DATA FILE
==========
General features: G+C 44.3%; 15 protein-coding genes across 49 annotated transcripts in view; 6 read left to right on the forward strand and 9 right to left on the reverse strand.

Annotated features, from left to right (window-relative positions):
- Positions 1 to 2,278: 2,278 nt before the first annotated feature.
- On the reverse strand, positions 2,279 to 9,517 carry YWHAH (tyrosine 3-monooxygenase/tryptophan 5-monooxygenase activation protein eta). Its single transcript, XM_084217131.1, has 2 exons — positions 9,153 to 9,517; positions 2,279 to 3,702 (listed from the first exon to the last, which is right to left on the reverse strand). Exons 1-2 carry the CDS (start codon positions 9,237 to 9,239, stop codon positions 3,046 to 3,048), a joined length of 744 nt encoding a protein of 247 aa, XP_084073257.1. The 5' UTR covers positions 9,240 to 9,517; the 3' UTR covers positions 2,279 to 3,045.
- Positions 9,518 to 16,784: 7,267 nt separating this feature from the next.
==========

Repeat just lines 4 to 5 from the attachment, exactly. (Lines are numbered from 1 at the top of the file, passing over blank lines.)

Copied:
- On the reverse strand, positions 2,279 to 9,517 carry YWHAH (tyrosine 3-monooxygenase/tryptophan 5-monooxygenase activation protein eta). Its single transcript, XM_084217131.1, has 2 exons — positions 9,153 to 9,517; positions 2,279 to 3,702 (listed from the first exon to the last, which is right to left on the reverse strand). Exons 1-2 carry the CDS (start codon positions 9,237 to 9,239, stop codon positions 3,046 to 3,048), a joined length of 744 nt encoding a protein of 247 aa, XP_084073257.1. The 5' UTR covers positions 9,240 to 9,517; the 3' UTR covers positions 2,279 to 3,045.
- Positions 9,518 to 16,784: 7,267 nt separating this feature from the next.